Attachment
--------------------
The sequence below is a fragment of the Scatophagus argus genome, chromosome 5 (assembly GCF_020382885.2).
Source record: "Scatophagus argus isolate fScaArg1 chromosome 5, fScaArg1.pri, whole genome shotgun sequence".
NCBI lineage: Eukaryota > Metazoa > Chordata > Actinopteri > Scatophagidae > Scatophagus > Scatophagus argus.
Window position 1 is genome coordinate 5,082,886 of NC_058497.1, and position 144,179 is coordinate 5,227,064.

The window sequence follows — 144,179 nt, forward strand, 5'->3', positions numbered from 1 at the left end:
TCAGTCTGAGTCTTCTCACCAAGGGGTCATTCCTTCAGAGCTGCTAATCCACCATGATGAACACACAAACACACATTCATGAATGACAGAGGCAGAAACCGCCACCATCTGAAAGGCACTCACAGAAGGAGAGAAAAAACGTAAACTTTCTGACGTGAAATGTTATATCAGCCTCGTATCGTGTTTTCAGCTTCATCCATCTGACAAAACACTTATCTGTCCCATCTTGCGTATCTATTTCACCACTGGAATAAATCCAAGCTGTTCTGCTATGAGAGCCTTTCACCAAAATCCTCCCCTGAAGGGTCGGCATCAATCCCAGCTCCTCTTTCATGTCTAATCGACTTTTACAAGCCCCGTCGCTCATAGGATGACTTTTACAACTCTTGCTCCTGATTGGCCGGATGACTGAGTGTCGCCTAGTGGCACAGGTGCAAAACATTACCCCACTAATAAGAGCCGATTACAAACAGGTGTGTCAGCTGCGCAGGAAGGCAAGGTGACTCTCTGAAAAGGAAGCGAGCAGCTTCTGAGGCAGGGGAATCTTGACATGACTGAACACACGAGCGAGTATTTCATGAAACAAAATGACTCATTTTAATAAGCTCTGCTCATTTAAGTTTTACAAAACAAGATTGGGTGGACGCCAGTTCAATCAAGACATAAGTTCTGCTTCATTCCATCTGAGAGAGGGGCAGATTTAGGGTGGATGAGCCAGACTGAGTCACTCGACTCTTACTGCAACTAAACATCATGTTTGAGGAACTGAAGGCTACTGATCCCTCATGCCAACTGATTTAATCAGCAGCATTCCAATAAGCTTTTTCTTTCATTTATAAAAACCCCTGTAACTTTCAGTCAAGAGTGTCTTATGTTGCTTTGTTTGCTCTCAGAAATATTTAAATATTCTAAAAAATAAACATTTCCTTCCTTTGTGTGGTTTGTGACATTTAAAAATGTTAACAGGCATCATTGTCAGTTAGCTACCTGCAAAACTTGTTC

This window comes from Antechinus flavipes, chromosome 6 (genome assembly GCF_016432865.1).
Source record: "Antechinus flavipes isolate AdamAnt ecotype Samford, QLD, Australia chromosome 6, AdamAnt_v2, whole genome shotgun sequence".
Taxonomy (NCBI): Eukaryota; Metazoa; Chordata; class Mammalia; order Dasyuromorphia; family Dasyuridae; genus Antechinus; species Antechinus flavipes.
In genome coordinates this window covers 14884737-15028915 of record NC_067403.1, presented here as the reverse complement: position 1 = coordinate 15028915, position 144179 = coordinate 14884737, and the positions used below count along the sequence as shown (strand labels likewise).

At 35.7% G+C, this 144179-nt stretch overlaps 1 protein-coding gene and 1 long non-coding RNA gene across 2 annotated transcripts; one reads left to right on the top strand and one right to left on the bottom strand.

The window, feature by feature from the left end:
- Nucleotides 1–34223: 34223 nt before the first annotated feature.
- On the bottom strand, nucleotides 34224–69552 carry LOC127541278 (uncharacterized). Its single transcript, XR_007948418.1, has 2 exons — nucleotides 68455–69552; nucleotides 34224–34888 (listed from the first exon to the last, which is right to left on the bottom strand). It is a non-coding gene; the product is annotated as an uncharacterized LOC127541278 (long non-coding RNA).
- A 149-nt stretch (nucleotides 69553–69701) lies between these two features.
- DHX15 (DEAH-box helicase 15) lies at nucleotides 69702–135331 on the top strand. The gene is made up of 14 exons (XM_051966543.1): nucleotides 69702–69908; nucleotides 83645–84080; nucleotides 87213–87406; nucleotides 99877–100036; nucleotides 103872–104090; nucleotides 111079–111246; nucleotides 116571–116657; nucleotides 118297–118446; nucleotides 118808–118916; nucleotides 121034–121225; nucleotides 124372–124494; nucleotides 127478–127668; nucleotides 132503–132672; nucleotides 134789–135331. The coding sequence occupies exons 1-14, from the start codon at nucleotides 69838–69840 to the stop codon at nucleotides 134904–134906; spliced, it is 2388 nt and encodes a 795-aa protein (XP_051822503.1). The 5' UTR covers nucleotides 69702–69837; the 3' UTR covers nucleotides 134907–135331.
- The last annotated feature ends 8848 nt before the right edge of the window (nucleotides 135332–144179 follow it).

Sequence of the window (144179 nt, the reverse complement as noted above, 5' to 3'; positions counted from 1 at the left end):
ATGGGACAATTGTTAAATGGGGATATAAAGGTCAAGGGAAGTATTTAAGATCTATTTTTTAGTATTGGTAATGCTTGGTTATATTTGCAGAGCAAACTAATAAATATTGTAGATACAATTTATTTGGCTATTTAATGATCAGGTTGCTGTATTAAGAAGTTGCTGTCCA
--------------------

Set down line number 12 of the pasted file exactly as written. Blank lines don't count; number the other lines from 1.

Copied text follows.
The window, feature by feature from the left end: